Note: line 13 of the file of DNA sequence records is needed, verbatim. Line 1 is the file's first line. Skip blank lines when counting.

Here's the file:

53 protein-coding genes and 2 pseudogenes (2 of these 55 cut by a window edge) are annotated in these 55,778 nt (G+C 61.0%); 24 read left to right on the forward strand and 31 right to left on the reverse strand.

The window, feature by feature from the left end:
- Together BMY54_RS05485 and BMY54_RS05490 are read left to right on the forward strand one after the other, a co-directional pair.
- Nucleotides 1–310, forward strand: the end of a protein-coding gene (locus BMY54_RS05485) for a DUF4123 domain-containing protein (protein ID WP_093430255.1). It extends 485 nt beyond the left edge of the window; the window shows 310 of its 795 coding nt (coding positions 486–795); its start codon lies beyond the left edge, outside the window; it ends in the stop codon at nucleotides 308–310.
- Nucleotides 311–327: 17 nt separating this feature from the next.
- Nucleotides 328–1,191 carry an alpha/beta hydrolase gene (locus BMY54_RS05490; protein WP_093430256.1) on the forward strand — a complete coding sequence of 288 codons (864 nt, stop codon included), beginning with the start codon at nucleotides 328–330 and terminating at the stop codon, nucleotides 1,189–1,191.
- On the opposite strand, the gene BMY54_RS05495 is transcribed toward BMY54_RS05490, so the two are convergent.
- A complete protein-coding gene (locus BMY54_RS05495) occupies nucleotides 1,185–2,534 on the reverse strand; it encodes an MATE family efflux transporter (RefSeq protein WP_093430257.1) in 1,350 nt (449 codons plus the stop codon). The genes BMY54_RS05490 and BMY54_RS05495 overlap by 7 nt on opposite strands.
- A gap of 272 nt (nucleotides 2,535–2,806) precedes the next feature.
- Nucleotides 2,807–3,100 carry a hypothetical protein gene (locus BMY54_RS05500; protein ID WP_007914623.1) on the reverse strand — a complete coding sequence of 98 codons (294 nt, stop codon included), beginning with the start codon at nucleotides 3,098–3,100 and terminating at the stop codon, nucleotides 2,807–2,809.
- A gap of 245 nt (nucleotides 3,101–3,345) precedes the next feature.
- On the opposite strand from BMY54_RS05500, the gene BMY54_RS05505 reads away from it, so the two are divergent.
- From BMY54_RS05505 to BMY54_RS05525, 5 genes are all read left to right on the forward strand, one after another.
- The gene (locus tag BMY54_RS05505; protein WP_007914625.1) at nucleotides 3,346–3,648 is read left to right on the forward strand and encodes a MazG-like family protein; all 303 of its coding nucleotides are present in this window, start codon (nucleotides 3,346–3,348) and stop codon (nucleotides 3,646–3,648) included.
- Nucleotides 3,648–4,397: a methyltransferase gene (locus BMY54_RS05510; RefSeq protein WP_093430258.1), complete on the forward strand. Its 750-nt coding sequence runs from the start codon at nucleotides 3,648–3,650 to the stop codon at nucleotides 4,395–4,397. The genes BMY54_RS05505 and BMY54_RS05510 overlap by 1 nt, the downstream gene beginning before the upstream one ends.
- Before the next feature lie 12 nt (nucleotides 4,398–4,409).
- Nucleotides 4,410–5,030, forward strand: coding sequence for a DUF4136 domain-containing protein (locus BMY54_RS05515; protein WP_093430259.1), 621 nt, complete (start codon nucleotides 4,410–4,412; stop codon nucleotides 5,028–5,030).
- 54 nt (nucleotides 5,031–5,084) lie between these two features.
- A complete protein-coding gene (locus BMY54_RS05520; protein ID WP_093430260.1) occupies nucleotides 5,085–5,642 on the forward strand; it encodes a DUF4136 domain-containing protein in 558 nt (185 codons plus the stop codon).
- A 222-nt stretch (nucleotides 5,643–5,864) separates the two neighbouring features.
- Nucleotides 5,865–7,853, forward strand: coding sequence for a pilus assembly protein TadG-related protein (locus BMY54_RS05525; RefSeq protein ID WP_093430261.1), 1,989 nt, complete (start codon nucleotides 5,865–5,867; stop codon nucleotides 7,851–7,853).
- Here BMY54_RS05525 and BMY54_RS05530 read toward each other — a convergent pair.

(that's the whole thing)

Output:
- From BMY54_RS05505 to BMY54_RS05525, 5 genes are all read left to right on the forward strand, one after another.